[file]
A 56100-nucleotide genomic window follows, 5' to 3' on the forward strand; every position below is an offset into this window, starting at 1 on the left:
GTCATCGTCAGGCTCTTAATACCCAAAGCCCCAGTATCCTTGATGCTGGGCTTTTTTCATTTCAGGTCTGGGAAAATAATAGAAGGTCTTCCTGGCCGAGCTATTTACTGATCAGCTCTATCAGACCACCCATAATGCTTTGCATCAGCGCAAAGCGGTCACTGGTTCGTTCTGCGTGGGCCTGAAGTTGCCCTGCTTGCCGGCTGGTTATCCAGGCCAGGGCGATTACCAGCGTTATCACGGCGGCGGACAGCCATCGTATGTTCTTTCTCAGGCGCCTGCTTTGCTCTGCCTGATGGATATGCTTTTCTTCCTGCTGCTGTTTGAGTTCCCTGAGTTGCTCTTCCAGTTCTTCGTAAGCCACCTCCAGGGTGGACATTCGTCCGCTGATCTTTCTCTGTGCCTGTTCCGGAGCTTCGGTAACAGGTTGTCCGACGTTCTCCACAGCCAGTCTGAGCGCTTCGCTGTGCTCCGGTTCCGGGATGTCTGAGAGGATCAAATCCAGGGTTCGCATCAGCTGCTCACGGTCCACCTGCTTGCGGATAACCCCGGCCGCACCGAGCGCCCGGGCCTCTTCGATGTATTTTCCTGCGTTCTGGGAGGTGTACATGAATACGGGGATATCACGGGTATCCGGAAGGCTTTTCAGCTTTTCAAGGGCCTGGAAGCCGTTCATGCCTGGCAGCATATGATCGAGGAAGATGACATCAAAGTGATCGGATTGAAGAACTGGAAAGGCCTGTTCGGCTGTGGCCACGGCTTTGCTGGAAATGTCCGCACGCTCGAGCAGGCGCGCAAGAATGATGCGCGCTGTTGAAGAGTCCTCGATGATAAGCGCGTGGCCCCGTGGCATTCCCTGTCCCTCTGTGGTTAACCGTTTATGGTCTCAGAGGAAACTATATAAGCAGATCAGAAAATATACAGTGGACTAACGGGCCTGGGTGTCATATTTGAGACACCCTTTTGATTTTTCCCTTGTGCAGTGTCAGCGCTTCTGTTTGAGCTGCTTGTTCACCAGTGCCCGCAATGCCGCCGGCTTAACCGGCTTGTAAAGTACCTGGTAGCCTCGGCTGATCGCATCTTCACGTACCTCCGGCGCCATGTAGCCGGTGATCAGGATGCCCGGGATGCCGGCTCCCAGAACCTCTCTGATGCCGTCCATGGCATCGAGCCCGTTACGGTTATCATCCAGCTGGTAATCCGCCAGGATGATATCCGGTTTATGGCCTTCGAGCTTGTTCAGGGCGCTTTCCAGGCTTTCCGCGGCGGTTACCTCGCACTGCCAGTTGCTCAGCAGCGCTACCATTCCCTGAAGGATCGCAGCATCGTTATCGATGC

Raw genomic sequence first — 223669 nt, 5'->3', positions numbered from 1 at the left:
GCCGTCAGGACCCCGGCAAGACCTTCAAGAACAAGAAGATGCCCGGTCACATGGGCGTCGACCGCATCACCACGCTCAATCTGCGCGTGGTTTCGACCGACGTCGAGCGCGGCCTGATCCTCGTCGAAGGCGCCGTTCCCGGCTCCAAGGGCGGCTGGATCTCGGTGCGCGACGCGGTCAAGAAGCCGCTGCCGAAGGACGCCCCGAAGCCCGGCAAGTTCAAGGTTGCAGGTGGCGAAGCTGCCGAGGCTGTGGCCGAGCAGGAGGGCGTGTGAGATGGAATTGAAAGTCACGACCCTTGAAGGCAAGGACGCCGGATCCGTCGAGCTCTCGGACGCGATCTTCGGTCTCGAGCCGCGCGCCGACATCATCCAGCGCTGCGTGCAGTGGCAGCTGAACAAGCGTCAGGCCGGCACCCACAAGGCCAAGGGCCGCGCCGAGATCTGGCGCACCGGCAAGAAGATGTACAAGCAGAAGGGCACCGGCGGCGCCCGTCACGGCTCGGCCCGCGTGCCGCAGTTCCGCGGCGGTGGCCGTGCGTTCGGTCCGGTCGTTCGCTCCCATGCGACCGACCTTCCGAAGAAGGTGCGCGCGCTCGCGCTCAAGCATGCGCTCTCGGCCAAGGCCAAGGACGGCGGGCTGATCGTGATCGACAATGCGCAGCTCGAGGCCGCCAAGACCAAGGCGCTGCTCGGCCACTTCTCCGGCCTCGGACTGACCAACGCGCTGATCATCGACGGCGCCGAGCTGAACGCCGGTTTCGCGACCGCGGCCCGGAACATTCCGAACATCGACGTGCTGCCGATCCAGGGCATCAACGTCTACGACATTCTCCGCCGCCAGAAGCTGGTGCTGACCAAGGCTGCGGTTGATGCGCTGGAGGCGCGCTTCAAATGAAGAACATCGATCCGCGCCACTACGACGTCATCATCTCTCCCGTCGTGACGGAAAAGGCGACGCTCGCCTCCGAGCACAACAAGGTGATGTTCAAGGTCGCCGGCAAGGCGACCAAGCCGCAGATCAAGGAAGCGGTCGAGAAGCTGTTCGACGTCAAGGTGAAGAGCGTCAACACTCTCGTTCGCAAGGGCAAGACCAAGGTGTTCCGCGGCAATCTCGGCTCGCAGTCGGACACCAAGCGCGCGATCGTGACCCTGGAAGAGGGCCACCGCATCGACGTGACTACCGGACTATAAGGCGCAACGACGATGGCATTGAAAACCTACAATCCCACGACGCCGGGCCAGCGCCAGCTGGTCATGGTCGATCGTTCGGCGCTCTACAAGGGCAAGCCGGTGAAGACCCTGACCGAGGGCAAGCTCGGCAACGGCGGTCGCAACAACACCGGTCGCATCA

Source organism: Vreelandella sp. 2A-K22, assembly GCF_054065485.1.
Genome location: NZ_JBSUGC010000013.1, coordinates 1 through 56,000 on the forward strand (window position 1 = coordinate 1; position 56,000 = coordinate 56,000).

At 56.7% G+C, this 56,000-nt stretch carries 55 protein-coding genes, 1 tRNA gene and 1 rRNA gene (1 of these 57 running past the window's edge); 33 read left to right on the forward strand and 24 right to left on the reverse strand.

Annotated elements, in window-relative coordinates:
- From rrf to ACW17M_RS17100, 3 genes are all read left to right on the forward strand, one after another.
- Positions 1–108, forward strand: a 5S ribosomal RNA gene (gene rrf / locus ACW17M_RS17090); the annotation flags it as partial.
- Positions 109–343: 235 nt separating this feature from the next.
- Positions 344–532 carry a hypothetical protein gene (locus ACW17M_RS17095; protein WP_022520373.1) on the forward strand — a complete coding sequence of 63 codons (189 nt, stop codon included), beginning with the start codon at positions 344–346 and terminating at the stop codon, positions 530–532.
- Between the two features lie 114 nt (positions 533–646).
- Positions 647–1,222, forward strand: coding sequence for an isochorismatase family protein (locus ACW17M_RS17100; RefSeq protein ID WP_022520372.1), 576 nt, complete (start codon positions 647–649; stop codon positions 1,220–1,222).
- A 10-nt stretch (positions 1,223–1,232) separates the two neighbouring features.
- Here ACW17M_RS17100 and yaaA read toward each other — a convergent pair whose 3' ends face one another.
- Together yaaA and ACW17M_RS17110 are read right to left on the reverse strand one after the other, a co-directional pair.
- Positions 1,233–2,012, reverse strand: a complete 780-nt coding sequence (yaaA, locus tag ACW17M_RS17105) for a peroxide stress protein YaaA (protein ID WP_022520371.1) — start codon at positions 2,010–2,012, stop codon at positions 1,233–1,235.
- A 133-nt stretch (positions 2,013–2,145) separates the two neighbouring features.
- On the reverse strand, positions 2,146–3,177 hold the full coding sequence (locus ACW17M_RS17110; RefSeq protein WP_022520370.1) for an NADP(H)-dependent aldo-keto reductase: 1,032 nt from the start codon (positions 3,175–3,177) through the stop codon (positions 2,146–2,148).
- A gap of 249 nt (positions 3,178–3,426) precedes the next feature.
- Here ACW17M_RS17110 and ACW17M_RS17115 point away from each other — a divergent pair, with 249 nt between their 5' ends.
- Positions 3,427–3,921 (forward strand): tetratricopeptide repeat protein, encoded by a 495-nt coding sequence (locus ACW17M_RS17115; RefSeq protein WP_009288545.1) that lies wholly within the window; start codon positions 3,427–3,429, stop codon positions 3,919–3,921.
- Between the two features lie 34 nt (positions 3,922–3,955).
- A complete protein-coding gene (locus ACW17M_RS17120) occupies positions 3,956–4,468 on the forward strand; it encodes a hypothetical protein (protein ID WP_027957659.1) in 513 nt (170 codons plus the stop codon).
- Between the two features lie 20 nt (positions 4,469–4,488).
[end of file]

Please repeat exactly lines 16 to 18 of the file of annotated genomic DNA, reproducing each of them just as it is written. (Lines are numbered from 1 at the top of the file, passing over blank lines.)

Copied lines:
- Here ACW17M_RS17100 and yaaA read toward each other — a convergent pair whose 3' ends face one another.
- Together yaaA and ACW17M_RS17110 are read right to left on the reverse strand one after the other, a co-directional pair.
- Positions 1,233–2,012, reverse strand: a complete 780-nt coding sequence (yaaA, locus tag ACW17M_RS17105) for a peroxide stress protein YaaA (protein ID WP_022520371.1) — start codon at positions 2,010–2,012, stop codon at positions 1,233–1,235.